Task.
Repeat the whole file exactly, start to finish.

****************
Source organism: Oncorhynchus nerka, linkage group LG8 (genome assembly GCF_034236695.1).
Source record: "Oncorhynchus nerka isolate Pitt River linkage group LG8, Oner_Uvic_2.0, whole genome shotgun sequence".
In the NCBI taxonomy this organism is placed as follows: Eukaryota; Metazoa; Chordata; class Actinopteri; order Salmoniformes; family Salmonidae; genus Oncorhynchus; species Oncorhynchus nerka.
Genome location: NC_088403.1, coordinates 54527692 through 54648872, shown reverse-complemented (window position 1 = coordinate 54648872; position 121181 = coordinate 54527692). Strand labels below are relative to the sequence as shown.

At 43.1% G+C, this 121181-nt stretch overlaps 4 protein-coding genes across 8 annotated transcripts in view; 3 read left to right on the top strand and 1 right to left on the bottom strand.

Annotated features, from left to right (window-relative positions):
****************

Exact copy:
Source organism: Oncorhynchus nerka, linkage group LG8 (genome assembly GCF_034236695.1).
Source record: "Oncorhynchus nerka isolate Pitt River linkage group LG8, Oner_Uvic_2.0, whole genome shotgun sequence".
In the NCBI taxonomy this organism is placed as follows: Eukaryota; Metazoa; Chordata; class Actinopteri; order Salmoniformes; family Salmonidae; genus Oncorhynchus; species Oncorhynchus nerka.
Genome location: NC_088403.1, coordinates 54527692 through 54648872, shown reverse-complemented (window position 1 = coordinate 54648872; position 121181 = coordinate 54527692). Strand labels below are relative to the sequence as shown.

At 43.1% G+C, this 121181-nt stretch overlaps 4 protein-coding genes across 8 annotated transcripts in view; 3 read left to right on the top strand and 1 right to left on the bottom strand.

Annotated features, from left to right (window-relative positions):